The Burkhartsmeier Wagon Train
In 1899 a wagon train was formed at Eureka, S.D. Its masters were 3 Burkhartsmeier brothers: Anton (42), Michael (40) and Peter (34). They came to America in 1892 and settled at Eureka, where brother Jacob had preciously homesteaded.
The oxen-drawn wagon train was made up of 50 families (about 300 people) and their earthly belongings. Nine years earlier they had traveled from Odessa, Russia to Budapest, Hungary. It then took 2 years to arrange passage to America. They traveled by train from New York to South Dakota.
Each family needed covered wagons and supply wagons to carry food. Dried foods, produce in wooden barrels and chickens and milk cows were taken for eggs and milk along the way. Lumber was also loaded to make rafts as rivers and streams would not have bridges or ferries. During the daytime most of the members walked since traveling by oxen was an extremely slow process. If they made 5 miles a day it was considered very good progress.
Several midwives traveled with them and each family provided their own medical supplies.
Early in May 1899 they set out. They knew they would encounter some wild animals, snakes, wolves, etc. but the men were prepared with firearms and ammunition. Indians posed no threats. They kept their distance riding their ponies for many miles watching as the white man moved slowly northward.
The weather was fair to start but then drought set in and water holes became contaminated and diphtheria was prevalent. Peter's 3-year old daughter succumbed to the disease and was buried at Strasburg, ND. Michael also became ill so he, his wife and 5 children dropped out of the train and stayed at Strasburg. He died later that year and his wife in 1904. Several others died en route and were buried long the wayside. When the wagon train reached the next Roman Catholic Church, a mass was said for those that had died and the news babies were baptized. Some other families dropped off and stayed near relatives but 32 families remained and reached their destination.
There were few places they could take shelter from storms so they would draw the wagons into a circle, huddle together, keep the animals inside the enclosure and the people would take shelter under the wagons for fear of them overturning or being torn to pieces.
During the day the women would mix bread dough and at night would use kerosene stove with a portable oven to bake it. After crossing a river or stream the men and animals would rest while the women would wash clothes using their homemade soap. They would lay the wet clothes on the tall grass to dry.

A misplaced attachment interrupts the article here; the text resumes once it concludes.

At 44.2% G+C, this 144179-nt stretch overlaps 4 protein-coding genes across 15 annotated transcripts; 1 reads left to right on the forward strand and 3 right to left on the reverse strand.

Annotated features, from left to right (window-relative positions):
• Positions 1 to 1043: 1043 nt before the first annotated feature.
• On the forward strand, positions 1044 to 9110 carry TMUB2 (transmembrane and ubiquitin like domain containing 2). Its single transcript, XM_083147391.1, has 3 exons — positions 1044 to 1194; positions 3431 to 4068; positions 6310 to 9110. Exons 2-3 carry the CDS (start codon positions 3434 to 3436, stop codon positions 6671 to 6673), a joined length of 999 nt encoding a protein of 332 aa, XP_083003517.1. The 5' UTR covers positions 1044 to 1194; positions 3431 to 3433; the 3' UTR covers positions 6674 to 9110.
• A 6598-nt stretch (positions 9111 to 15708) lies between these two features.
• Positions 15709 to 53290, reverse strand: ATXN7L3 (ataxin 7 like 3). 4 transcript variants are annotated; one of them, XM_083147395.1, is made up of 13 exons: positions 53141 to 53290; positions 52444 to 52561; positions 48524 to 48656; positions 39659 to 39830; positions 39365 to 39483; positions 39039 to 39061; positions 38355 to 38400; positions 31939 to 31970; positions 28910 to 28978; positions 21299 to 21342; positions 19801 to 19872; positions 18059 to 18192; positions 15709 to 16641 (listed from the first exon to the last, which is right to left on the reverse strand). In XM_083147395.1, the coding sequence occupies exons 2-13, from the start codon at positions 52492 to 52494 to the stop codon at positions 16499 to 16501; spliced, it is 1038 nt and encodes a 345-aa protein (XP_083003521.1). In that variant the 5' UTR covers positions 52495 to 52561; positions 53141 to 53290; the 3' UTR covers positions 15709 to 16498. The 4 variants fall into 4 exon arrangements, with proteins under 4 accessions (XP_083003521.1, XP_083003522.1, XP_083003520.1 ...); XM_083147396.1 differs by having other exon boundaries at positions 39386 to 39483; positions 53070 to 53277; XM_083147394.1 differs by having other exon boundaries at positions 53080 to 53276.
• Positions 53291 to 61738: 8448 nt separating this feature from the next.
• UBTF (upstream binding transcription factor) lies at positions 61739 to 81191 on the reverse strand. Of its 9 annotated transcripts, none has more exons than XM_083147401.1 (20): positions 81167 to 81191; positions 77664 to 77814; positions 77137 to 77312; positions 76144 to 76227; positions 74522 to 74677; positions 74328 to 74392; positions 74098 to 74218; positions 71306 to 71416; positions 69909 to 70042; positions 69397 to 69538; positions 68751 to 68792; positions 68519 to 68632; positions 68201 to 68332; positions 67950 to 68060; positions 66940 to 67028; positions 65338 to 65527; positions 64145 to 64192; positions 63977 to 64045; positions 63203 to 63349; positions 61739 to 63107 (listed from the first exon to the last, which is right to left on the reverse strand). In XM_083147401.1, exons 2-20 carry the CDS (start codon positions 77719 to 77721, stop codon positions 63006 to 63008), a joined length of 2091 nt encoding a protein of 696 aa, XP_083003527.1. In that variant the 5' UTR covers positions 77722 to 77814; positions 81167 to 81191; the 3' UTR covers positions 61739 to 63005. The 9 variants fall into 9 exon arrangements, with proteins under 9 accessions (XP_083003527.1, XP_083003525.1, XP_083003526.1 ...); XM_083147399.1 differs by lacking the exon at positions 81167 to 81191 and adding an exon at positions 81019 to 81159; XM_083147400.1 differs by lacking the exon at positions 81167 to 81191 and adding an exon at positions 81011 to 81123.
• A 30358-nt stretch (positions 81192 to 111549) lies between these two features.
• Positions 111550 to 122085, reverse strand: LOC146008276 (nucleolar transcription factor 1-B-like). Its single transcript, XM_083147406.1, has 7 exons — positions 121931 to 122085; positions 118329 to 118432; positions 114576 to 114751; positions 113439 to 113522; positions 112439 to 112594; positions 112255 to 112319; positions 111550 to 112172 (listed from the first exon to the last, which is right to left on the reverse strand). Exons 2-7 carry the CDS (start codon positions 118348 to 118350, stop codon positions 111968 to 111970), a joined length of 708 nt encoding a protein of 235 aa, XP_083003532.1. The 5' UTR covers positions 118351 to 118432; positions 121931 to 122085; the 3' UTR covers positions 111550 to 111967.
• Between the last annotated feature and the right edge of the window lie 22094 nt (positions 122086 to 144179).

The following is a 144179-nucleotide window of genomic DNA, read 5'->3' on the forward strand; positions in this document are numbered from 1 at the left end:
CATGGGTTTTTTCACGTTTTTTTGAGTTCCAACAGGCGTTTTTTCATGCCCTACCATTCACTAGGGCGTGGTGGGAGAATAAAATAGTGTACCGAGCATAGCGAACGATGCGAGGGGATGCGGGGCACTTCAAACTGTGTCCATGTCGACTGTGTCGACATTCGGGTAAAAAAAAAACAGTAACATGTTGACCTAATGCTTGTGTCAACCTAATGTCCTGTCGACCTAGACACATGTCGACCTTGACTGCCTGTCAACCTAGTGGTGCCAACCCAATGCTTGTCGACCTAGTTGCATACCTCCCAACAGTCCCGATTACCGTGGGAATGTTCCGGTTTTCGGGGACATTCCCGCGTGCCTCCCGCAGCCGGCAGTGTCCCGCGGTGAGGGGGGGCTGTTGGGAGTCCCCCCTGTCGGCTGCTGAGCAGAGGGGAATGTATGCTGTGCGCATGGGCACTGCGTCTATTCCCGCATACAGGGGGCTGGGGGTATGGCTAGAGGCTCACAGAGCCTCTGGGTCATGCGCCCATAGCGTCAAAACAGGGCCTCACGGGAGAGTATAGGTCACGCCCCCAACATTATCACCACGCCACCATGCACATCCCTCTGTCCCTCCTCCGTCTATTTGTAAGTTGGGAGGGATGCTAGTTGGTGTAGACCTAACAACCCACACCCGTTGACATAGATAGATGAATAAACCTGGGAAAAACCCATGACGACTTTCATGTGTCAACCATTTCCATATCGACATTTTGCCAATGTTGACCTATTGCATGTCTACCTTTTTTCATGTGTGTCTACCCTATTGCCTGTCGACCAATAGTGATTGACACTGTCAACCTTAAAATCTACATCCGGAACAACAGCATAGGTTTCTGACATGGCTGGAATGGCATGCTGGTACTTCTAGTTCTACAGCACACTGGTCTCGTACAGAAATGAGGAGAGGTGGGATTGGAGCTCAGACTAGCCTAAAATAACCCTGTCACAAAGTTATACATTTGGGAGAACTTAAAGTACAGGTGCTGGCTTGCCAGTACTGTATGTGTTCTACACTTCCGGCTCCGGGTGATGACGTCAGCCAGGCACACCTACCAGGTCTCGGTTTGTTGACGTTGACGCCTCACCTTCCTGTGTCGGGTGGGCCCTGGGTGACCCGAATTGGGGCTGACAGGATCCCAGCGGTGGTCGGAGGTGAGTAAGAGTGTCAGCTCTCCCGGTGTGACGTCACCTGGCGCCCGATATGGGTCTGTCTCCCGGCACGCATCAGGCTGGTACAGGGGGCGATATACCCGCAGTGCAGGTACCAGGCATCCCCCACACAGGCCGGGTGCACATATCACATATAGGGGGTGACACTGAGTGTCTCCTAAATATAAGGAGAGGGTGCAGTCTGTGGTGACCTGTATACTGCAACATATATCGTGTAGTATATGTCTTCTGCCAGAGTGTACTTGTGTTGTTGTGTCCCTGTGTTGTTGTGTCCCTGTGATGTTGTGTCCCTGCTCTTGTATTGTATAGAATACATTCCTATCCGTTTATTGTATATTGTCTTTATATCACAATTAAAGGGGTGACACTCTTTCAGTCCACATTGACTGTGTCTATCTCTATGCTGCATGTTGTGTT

They settled around Fulda, ND in Ness Township SE of Berwick, ND. Each person age 21 or over was permitted to homestead 160 acres of land but they had to live on it. Sod huts were built the first year and replaced with more permanent dwelling as time and means permitted. They were used to the cold bitter winter having survived their life along the Black Sea in Russia.
Younger people were planning for the future needs of their families. The older people were planning their church. Family lie had always been centered around the church in their old countries. Church customs, traditions and feasts had been such an important part of their life.
The language in America was English and most of these people could not speak, read or write English. They valued education so when the church was completed they built a school across the road. The priest was the best educated so he was the first teacher. These were independent people and did not ask for public funds. What they built together they paid for, but it was a public school.
As the children grew and the parents grew with them along came a very healthy interest in other activities and nationalities. A melting-process began because inter-marriage and respect and sincere tolerance for other nationalities and their customs and traditions.
These people found America different where all nationalities, races, colors, and creeds live in harmony. Truly America is the greatest of all nations and the face of the earth.
(Excerpts from an article by: Genevieve Burkhartsmeier Peter's granddaughter of Wagon Master, Peter Burkhartsmeier).
See also: The Burkhartsmeier Wagon Train pages 334-335, in A Centenary of Area History, Pierce County and Rugby, North Dakota: 1886-1986.